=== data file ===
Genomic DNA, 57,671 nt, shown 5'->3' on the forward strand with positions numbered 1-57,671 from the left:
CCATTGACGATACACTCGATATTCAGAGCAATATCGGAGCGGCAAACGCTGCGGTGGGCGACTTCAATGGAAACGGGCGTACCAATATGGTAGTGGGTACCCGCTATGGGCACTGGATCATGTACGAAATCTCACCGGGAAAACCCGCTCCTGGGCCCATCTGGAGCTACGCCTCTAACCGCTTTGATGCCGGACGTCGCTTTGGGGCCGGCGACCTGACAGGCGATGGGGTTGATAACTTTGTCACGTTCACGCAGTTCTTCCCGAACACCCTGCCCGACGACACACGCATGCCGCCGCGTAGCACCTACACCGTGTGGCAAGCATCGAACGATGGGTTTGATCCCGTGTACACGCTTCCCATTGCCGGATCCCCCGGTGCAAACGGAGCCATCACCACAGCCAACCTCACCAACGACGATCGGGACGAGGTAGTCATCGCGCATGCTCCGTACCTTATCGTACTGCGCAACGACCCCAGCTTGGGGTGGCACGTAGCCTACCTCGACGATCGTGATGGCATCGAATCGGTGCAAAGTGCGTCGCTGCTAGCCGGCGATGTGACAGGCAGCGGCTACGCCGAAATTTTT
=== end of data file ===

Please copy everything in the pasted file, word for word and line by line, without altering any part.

Genomic DNA, 57,671 nt, shown 5'->3' on the forward strand with positions numbered 1-57,671 from the left:
CCATTGACGATACACTCGATATTCAGAGCAATATCGGAGCGGCAAACGCTGCGGTGGGCGACTTCAATGGAAACGGGCGTACCAATATGGTAGTGGGTACCCGCTATGGGCACTGGATCATGTACGAAATCTCACCGGGAAAACCCGCTCCTGGGCCCATCTGGAGCTACGCCTCTAACCGCTTTGATGCCGGACGTCGCTTTGGGGCCGGCGACCTGACAGGCGATGGGGTTGATAACTTTGTCACGTTCACGCAGTTCTTCCCGAACACCCTGCCCGACGACACACGCATGCCGCCGCGTAGCACCTACACCGTGTGGCAAGCATCGAACGATGGGTTTGATCCCGTGTACACGCTTCCCATTGCCGGATCCCCCGGTGCAAACGGAGCCATCACCACAGCCAACCTCACCAACGACGATCGGGACGAGGTAGTCATCGCGCATGCTCCGTACCTTATCGTACTGCGCAACGACCCCAGCTTGGGGTGGCACGTAGCCTACCTCGACGATCGTGATGGCATCGAATCGGTGCAAAGTGCGTCGCTGCTAGCCGGCGATGTGACAGGCAGCGGCTACGCCGAAATTTTT